A Huntsville artist shows just how tactile textiles can be
By Sarah Ryeland
Miranda Thomas has been an artist for as long as she can remember. And for someone who’s only 26 years old, that adds up to a lifetime of creation.
“I’ve always been an artist,” she says. “For as long as I can remember I’ve been drawing, painting and creating things.”
But it wasn’t until fairly recently that she discovered her passion for textile arts.
Born and raised in Huntsville, Thomas enjoyed studying art in high school and when she started looking into post-secondary education, decided to enroll in the craft and design program at Sheridan College.
“Believe it or not, it was totally random,” she says. “I had been drawing and painting for years and I needed a change, so I applied to the craft and design program because it seemed to be very creative but offered a lot of options.
“In addition to the textile stream there was furniture and ceramics and glass and I thought hey – I’ll try something new.”
And that open-mindedness led her directly to the path she’s on now.
Working with textiles – cloth, string, ribbon and various types of fabric – to create art has added an exciting new dimension to Thomas’s work. Creating one-of-a-kind pieces of jewellery and other functional and artistic works, she is able to learn and grow within her style.
“I love how open-ended it is,” she says. “To a certain extent it’s more practical than some of the other directions I could have gone with in school, just because it’s more portable. I mostly use my sewing machine, so I’m able to work in just a small room in my apartment versus glass-blowing or furniture where you need a bigger space, more startup money and more of a studio.”
And she has learned practical skills along the way.
Working in her day job at DN Designs, a Huntsville embroidery shop, Thomas is able to use her creative and technical skills to benefit her employers. In return, they support her work in every way possible.
“They are so supportive, they’re really great,” says Thomas. “My boss has a little corner for me there where I can display my pieces so people will see them and ask about them. Whenever I need time off to do a show or catch up on some artwork they’re always really accommodating.”
She was even given a basket of colourful threads as a Christmas gift.
And while working at an embroidery shop might not seem like living the artist’s dream, Thomas really enjoys the work.
“It’s mostly commercial embroidery, but it’s nice because it’s still creative and still very much in my field,” she says. “I can apply a lot of the technical skills that I learned in school – the design, the colours. Just working with the colours is wonderful. I get a kick out of that.”
The work is satisfying because of the quantity she’s able to produce. What makes it vastly different from her artwork however, is the speed at which she can finish an item.
“My stuff is all very one-at-a-time, handmade,” she says. “I’ll spend half an hour on a single piece, just a tiny part of it, and then I’ll go to work and plow through a giant order of a hundred shirts and it’s like ‘yeah!’”
But it’s that painstaking, labour of love that showcases her true talent.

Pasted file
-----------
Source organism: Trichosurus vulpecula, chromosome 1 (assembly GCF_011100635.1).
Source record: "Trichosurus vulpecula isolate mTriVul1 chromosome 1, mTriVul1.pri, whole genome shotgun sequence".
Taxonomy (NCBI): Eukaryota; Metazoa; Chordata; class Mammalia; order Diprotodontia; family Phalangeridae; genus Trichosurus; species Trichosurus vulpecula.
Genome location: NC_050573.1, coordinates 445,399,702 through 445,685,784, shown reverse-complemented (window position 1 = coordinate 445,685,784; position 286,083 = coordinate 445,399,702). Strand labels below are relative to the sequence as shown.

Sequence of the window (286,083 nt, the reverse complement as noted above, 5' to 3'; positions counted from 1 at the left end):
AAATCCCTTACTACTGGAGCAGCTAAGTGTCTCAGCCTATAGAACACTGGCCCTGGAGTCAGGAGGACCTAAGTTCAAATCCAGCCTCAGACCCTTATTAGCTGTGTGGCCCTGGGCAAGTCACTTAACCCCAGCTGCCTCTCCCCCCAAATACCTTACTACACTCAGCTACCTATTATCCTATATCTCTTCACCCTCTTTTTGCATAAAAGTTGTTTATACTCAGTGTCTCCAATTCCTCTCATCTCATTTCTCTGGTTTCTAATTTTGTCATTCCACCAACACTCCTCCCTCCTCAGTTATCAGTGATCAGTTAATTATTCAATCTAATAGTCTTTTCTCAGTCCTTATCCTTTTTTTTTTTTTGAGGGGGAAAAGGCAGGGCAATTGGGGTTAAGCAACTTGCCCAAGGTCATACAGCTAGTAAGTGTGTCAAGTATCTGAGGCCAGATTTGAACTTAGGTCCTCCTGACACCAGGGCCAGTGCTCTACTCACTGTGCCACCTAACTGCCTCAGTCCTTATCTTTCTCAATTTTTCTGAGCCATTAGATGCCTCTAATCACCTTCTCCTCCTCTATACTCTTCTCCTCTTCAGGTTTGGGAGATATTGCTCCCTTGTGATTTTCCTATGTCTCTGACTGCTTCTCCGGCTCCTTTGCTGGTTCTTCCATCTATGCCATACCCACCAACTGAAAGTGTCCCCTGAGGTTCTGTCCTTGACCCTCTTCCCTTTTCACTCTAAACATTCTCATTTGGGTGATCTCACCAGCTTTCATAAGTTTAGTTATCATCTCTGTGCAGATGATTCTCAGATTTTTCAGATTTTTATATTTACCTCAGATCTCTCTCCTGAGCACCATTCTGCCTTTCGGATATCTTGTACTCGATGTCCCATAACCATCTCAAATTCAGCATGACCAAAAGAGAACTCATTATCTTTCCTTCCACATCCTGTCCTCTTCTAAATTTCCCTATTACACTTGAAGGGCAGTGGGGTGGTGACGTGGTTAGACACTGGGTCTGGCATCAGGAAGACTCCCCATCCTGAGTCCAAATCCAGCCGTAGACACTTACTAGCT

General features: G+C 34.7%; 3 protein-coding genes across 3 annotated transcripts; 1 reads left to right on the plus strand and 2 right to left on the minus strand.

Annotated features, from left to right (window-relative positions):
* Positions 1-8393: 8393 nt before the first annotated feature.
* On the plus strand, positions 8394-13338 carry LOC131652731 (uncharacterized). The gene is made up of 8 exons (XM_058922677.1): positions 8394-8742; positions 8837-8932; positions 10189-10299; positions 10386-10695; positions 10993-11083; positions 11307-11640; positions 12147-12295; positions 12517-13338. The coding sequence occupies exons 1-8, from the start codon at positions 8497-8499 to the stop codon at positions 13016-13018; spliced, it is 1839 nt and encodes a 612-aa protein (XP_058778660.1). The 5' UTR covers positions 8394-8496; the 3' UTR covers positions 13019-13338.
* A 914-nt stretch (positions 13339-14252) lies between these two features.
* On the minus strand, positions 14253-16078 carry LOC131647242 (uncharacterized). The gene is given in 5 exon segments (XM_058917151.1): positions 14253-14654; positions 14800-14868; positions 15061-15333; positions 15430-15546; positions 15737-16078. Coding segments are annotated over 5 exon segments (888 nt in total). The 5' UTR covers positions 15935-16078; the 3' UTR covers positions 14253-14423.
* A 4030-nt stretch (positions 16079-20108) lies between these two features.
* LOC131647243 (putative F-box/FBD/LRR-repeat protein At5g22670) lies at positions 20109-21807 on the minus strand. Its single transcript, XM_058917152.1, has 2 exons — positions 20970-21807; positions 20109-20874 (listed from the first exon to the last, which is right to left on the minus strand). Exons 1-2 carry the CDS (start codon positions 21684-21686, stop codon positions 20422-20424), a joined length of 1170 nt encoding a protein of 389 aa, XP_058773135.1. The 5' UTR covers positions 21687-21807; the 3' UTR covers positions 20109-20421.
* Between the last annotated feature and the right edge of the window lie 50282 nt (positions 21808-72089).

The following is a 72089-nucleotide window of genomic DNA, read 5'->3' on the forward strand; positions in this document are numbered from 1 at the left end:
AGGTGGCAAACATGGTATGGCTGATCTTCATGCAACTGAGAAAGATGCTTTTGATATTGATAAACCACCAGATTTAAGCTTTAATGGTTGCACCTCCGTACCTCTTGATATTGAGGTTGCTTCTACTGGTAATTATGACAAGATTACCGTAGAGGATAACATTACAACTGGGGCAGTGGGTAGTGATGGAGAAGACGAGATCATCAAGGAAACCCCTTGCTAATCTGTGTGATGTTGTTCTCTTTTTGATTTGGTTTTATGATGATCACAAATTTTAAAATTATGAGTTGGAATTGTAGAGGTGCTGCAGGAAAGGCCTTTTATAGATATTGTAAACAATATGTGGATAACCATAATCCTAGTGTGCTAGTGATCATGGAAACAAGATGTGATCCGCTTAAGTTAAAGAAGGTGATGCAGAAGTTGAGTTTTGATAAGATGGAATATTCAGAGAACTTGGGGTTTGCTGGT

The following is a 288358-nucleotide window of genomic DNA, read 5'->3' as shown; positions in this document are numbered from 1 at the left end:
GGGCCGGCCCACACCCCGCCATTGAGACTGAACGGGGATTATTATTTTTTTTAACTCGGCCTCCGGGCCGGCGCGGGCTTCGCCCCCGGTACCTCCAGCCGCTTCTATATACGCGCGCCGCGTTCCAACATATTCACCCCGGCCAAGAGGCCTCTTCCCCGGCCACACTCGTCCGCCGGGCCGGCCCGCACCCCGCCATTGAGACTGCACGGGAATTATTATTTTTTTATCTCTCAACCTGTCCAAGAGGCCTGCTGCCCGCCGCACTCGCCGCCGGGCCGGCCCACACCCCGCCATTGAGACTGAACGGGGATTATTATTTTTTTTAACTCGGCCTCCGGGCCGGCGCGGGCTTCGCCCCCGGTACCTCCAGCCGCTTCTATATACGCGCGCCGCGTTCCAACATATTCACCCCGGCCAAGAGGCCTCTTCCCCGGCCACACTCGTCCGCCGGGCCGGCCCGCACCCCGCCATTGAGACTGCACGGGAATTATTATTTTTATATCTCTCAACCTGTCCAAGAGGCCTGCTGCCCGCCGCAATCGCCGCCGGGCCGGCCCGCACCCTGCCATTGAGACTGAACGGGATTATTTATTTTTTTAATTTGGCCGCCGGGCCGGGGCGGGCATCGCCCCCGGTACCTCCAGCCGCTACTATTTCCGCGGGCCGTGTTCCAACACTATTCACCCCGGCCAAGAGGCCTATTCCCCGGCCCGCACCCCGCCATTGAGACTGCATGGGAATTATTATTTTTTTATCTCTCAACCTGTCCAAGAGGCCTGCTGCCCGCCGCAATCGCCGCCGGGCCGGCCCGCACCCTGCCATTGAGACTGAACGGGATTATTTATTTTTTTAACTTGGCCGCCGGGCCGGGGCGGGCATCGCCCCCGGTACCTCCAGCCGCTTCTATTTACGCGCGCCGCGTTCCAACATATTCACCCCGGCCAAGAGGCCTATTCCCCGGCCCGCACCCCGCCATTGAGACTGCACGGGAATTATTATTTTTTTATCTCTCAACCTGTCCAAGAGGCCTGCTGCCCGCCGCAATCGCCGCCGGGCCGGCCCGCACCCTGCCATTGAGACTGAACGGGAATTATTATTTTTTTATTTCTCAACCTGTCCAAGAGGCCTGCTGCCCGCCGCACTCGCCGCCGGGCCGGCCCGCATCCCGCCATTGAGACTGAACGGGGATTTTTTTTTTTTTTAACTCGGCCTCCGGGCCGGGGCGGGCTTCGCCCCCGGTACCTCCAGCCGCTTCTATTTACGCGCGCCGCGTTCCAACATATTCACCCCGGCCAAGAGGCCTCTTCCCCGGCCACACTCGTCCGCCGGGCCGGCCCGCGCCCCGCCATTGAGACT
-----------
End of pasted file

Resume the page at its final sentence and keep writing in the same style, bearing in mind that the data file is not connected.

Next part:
Aside from jewellery, Thomas creates custom works for those who request it. Cushions, coasters and even fusions of painting, drawing, needlework and photo transfer are on her resume.
As for getting the message out about her art, Thomas relies on craft shows and word of mouth.
“I’ve done craft shows in Oakville, Guelph, Baysville,” she says. “I do art in the park here usually, although I’m not sure if I’m going to do it this year or not. I’d like to try to get into more local ones and each year I’m digging up more and more possibilities.”
Together with a web site, blog and Etsy online shop, Thomas relies on her mother and grandmother, who are her biggest champions.
“My grandma and my mom are very supportive in that way,” she smiles. “They’re always trying to help me get the word out.”
So what makes her artwork unique? That would be the one-of-a-kind materials.
The jewellery, which is one of her main focuses at the moment, is all created with threads and fabrics chosen by the artist herself. Instead of having an image in mind, she lets the textiles inspire her, which in turn inspires her customers to take a closer look.
“I like that part of textiles,” she says. “It’s so tactile. I always want to touch. From artist to artist you don’t know if you’re allowed or not. I definitely encourage it, at least with the jewellery.”
And although making jewellery is popular and a fulfilling practice for Thomas, she’s always looking to the future. Her boyfriend of nine years, Seguin Sailors, is a photographer and fellow graduate of Sheridan College. Together, they’ve been toying with the idea of creating a body of work that incorporates both their techniques.
“I think it would be a really neat way to create a number of complementary pieces,” says Thomas. “He’s a photographer, but we’re hoping to see if we can figure out ways to bring our work together. I’d like to bring his photography into my work and he’d like to bring textile into his. We might even trade a little bit and I’ll do a bit of photography and he said he’d try some textile, which I thought was pretty cool.”
The two artists were inspired by a friend’s film that was shown at a recent documentary festival.
“We both thought wow, that’s so cool. He spent all this time on this big thing that now he’s sharing with the community. We want to do that.”
But while that project is in development, Thomas says she’ll continue to enjoy the creative process and the evolution of her work.
“Just because you’ve done one thing doesn’t mean you’re done with that idea,” she says. “If you keep going, the likelihood is that the stuff’s going to get better and better.”
And for fans of her work, that’s a sign of some very exciting things to come.